Gardening by the Moon Signs

I’d like to dispel the myth that using the Moon Signs for your Gardening is somehow practicing astrology, which is a false religion. Instead, we are told that the moon & stars (constellations) were given for Times and for seasons.

Even though the current names are Ancient Greek in origin, I hasten to assure you that the results for gardening are the same as if we named the signs Jim and Mary.

There are two parts to the reckoning. One is the PHASE of the moon, commonly known as New Moon, First Quarter, Full Moon, Third Quarter. During the New Moon, we want to plant the fruits and vegetables with seeds on inside and “bolting” vegetables, such as asparagus, broccoli, brussels sprouts, barley, cabbage, cauliflower, celery, cucumbers, corn, cress, endive, kohlrabi, lettuce, leeks, oats, onion, parsley, and spinach.

The First Quarter is for planting fruits and vegetables with seeds on the outside and some cucurbits, such as beans, eggplant, muskmelon, peas, peppers, pumpkins, squash, tomatoes, and watermelon.

The Full Moon is for the root crops, such as beets, carrots, parsnips, potatoes, radishes, and turnips. I also like to plant my ornamentals on root days. I figure that a few years of root growth will give my shrubs the strength they need to grow well.

Finally, the Third Quarter is for destroying weeds.

The Phase of the Moon is only one important part. The astrological PLACE also matters. One year, we ran out of daylight when planting our tomatoes. It worked that the first bed was planted on the right phase and place of the moon. The second bed was planted only during the right phase of the moon. There was a marked difference in the yields of these two beds of tomatoes. The second was acceptable, and actually quite normal. The first bed had more than double the yield. We’ve been believers ever since!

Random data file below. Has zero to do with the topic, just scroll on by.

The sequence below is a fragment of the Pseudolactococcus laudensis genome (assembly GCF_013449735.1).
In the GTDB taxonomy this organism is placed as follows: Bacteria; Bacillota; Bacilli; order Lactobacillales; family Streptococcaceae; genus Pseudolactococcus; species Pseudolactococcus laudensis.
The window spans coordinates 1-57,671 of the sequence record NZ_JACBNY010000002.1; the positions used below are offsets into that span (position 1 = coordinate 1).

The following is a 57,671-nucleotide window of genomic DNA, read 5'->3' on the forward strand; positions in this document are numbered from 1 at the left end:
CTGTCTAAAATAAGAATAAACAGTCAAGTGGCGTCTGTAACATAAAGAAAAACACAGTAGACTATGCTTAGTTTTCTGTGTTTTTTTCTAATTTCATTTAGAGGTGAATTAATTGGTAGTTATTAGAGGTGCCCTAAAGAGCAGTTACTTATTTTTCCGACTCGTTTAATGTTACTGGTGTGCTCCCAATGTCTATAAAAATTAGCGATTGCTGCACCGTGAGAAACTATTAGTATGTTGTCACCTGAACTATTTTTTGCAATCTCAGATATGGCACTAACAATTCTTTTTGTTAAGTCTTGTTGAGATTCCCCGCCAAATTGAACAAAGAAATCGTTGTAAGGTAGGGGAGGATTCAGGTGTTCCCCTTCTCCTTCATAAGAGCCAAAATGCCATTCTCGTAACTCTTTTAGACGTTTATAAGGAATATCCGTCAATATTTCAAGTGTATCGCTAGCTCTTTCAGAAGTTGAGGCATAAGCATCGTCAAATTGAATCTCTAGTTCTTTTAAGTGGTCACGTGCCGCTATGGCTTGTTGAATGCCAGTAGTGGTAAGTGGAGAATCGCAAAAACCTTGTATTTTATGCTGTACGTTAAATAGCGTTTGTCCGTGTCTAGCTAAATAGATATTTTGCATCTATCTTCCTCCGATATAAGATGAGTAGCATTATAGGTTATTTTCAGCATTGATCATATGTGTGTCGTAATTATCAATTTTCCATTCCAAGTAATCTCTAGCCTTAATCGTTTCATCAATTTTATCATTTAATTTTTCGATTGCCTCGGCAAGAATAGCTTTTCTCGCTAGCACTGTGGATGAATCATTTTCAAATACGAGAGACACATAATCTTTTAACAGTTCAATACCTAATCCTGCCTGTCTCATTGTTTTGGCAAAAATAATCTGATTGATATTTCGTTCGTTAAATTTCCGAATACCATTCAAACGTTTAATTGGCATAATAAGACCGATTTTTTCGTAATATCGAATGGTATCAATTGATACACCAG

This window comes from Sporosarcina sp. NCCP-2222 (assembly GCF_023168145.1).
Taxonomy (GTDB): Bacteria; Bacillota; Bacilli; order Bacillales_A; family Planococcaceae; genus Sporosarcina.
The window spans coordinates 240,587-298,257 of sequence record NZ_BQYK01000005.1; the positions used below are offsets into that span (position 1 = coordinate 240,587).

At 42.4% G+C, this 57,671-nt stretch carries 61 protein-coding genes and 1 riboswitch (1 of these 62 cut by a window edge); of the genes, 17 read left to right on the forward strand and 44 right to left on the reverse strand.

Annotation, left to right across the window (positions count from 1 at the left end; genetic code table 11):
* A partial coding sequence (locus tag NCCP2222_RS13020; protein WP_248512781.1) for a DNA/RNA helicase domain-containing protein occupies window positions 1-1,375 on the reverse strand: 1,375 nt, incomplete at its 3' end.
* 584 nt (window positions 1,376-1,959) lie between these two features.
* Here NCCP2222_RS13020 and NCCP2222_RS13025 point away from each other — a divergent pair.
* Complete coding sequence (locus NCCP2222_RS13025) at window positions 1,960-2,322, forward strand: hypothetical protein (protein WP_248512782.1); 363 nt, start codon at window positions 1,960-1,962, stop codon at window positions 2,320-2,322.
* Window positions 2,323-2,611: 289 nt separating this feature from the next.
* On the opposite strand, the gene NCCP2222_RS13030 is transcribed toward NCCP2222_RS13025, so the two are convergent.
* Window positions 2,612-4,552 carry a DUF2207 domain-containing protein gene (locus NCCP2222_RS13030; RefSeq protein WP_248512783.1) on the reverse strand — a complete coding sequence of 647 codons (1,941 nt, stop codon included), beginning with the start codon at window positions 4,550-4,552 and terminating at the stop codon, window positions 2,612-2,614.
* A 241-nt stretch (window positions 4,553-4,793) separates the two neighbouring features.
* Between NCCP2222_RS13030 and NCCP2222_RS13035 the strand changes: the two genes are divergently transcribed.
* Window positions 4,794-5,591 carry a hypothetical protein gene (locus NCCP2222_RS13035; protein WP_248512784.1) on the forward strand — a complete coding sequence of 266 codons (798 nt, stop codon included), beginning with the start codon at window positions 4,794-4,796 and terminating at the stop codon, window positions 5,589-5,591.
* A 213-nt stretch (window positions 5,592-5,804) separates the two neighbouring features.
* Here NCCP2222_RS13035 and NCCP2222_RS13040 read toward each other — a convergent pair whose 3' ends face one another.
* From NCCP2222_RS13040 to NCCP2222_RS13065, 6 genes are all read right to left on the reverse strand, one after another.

So, I use The Old Farmer’s Almanac to find the Moon’s Astrological Place each year. Most calendars already have the phases marked on them. Sometime in January each year, I plot out the entire year’s dates for planting & sowing.

My method is quite simple. I get the chart in the almanac and mark the CAN, SCO, PSC, and TAU dates in one color. This year, that was blue. Then, I go through and mark all the dates in GEM, LEO, VIR…the orange ones. The first four are good days for planting for growth, the last three are the best for killing weeds. So, when I combine the Third Quarter dates with those last three, then I have the very best days for tilling or plowing.

In my Garden Calendar then, I mark the phases and their appropriate planting days. Less than an hour, and I have my entire year planned out! It would be wise to mark the last spring frost and the first fall frost, too, if that applies.